Plastics in the Grocery: Kroger’s Promise

The world we live in is no stranger to plastic waste. Kroger is one of America’s leading grocery stores, as such, they need to be a leading example for the environment and its sustainable practices.

I have taken grocery shopping into my heart and found ways to help minimize my plastic contributions. I believe this is one of the easiest ways for someone to decrease their carbon footprint and stay aware of their plastic usage.

Plastic Awareness

When my boyfriend and I lived in Salt Lake City, Utah for a minute, we found ourselves in an entirely different world when it came to waste awareness. People were not only recycling but they were using reusables. My co-workers packed lunch every day, they had reusable and washable food containers and storage bags, everyone used water bottles. This list goes on and on.


Photo by Thomas Konings on Unsplash

The culture we found ourselves in was beautiful and inspiring. We wondered why other states and local communities hadn’t already adopted at least a few of these environmental awareness changes. Now, that doesn’t mean SLC is all eco-friendly, because every city has its vices.

One method my boyfriend and I observed was how locals went grocery shopping. We had never seen so many people use reusable shopping bags instead of the easy plastic bag. This was so impressive and made us really think about our personal wasteful tendencies.

We shopped at Smith’s, a sister store to Kroger. Being from Ohio, I grew up with Kroger and it’s always been my preference for grocery shopping. When we moved to SLC, I was happy to find Kroger had an extension out west. Obviously, it was a memory of home that kept me grounded at the time. We found many shoppers using reusable bags for all their products. The cashier also told us about the “Green Bag” reward, where if you used reusable bags you would get extra rewards onto your Smith’s card. This was a fabulous incentive program and something we could both get behind and support.

Traveling Back Home

Coming back to Ohio, still shopping at Kroger, there was a sense of misunderstanding; something was missing. More like, we had noticed the obvious lack of education and drive to become eco-friendly. Everyone had plastic bags in their carts. This was no surprise but it disgusted my boyfriend and me nonetheless. On top of that, there were no incentive programs for using reusable bags! It made no sense to us. After seeing how detached and disjointed the west and eastern Kroger stores were, we swore to try and keep our plastic use to a minimum.


At this time, there is no time to dawdle or think twice about becoming greener and lowering your carbon footprint. I constantly try to think twice before making a decision about anything I know I have direct control over the carbon consequences to that decision. A bit much I know, but my major in Natural Resource Management makes it hard for me not to think that way. Watching plastics blowing through the wind, sitting in a parking lot, washed up in our waterways makes me sick, saddened, and angry.

(Photo by Morgan Vander Hart on Unsplash)

Kroger Initiative

When I had mentioned to my mom all the wonderful things Utah was doing to help fight for a cleaner planet and how different it was back in Ohio, she had mentioned something about Kroger’s initiative to go “plastic-less”. This immediately started a spark of joy in me. My preferred grocer was taking initiative!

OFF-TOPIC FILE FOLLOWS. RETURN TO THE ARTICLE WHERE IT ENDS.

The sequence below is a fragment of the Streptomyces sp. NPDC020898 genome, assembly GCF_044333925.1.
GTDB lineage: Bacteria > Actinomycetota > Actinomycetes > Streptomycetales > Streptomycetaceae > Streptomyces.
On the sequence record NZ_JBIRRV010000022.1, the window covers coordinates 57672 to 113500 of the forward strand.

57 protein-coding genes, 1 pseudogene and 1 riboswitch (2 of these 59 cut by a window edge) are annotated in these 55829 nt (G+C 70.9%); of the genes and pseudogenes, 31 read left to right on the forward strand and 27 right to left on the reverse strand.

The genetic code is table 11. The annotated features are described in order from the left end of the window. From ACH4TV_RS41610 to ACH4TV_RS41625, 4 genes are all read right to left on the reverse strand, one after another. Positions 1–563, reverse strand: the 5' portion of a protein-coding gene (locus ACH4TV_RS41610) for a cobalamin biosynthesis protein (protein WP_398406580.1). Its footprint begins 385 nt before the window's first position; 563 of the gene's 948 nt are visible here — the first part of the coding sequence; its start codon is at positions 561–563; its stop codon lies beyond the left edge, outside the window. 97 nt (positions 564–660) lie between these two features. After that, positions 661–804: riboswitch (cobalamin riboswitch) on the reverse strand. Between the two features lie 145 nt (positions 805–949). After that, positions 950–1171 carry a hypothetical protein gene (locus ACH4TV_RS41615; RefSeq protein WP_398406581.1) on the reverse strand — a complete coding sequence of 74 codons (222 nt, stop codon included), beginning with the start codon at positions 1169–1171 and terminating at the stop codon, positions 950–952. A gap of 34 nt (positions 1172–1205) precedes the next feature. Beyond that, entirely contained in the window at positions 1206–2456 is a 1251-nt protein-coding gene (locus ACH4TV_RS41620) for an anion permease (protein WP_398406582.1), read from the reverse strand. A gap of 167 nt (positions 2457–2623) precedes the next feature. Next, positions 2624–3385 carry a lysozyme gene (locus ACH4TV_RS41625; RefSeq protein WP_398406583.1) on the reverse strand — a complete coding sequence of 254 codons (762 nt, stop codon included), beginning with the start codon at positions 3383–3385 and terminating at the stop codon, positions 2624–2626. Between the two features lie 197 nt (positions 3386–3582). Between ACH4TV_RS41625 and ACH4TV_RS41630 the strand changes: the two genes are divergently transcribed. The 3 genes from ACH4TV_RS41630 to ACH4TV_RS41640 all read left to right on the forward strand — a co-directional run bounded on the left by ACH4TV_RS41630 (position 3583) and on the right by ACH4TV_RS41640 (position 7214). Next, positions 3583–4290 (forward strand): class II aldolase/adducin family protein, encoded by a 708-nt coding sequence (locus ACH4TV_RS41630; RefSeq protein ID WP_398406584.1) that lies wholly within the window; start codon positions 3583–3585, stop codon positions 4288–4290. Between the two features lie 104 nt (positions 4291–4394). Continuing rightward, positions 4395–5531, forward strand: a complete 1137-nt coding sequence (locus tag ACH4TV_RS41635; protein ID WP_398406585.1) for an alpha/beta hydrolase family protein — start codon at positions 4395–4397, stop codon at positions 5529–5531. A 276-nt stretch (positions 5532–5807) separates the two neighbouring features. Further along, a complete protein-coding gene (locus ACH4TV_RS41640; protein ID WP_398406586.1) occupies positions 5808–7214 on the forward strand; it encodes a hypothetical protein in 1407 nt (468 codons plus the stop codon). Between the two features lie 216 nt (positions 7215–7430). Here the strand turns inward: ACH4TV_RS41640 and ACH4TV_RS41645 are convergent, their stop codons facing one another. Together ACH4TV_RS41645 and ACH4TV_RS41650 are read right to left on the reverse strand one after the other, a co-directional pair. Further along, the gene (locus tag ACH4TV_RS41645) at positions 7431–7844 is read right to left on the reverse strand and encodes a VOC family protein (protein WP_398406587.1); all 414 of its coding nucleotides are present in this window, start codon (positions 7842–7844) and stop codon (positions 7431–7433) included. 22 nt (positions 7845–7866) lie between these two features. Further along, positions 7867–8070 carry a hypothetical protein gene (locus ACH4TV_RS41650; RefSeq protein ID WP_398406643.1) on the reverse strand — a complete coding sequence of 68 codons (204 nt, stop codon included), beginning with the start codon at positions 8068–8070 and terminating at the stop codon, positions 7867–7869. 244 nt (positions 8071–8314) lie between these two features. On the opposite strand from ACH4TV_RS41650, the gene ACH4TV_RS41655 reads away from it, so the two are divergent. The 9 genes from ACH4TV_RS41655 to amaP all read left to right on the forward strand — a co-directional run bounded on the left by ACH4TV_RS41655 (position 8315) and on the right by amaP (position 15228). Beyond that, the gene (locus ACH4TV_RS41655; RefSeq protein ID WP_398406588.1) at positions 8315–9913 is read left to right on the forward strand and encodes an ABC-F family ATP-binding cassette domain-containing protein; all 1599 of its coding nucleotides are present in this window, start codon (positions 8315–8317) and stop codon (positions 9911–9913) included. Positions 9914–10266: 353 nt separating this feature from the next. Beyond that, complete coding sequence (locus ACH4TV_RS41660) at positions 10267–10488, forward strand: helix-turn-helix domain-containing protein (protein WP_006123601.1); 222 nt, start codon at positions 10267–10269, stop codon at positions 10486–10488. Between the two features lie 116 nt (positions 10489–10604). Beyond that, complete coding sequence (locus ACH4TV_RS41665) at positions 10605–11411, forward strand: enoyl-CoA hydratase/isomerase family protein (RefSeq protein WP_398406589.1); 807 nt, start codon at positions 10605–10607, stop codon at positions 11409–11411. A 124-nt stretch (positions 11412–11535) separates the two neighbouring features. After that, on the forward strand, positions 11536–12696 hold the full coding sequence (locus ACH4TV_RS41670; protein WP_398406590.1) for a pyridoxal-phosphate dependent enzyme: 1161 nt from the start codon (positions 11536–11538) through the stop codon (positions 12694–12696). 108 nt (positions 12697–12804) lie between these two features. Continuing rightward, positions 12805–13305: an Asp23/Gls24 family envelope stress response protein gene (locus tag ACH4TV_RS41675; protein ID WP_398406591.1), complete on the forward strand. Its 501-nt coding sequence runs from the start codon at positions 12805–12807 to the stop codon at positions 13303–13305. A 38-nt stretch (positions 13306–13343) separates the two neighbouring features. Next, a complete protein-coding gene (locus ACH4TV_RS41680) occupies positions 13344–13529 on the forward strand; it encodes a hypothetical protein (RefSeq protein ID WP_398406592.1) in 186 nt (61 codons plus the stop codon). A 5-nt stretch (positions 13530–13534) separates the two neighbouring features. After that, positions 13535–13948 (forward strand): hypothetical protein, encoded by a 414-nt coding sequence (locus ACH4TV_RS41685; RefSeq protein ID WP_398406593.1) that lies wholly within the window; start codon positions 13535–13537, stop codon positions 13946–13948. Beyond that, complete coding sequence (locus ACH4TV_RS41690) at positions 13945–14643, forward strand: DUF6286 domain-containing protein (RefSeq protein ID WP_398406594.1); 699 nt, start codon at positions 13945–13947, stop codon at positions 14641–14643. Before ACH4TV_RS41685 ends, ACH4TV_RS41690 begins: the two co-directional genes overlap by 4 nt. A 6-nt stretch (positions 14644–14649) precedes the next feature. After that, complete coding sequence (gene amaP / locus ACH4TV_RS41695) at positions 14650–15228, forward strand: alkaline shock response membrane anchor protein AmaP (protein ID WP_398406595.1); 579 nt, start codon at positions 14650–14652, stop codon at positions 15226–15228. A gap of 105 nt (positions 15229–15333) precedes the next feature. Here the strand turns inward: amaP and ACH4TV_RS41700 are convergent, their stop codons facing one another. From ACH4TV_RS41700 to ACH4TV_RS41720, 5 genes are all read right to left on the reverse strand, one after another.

The amount of single-use plastics that most businesses use is outstandingly high, it’s hard to visualize a mental picture. Michael Browne from explained, Kroger uses 6 Billion single-use plastics a year. Learning that my preferred grocery store litters that much in a year was heart-breaking, but all the more reason to take the lead in finding a solution.

Finding more sustainable options is imperative for our future. More and more communities are reaching out and expressing concerns about the environmental impacts our beloved companies have on the Earth and our local communities.

Michael Browne stated:

Kroger heard those concerns and have started an initiative to get rid of all single-use plastic bags by 2025.

There will be other options for shoppers to use paper bags but everyone is encouraged to buy reusable bags for their products. Paper can still be considered a waste, though recyclable, it is more expensive than plastic and is not a forever solution.

This news is just another win for the environmental community and all the campaigns to help ease our cries for greener, sustainable habits.

My Eco Practices

My boyfriend and I had started to collect reusable shopping bags in Utah and chose to use those as much as possible when grocery shopping. From time to time, we would forget to bring them along, so instead, we would ask for paper bags instead of plastic. Our paper bags serve a multitude of purposes. One being we put our recycling in the bags so all of it can be put into recycling. We also use the paper bags as cat toys, because Kitten loves to hide in them and attack us.

I recently received reusable produce bags for Christmas. These bags are amazing! They are made with sustainable cotton, washable, reusable, and safe to use with food. I can collect my produce in these bags without looking for small plastic bags. I felt like the plastics suffocated my produce and didn’t keep them very fresh, as well as the litter factor.

This is what my shopping looks like when I take advantage of my eco-resources. My shopping experience has turned into a truly happy one. I feel good that I am making a difference in my carbon footprint and waste production. Though going 100% waste-free is very hard, we can make small changes to make the overall biggest impact possible.

Check out sustainable and reusable methods for your grocery trips. Everything makes a difference. Become aware. Waste less.



Title Photo by Micheile Henderson on Unsplash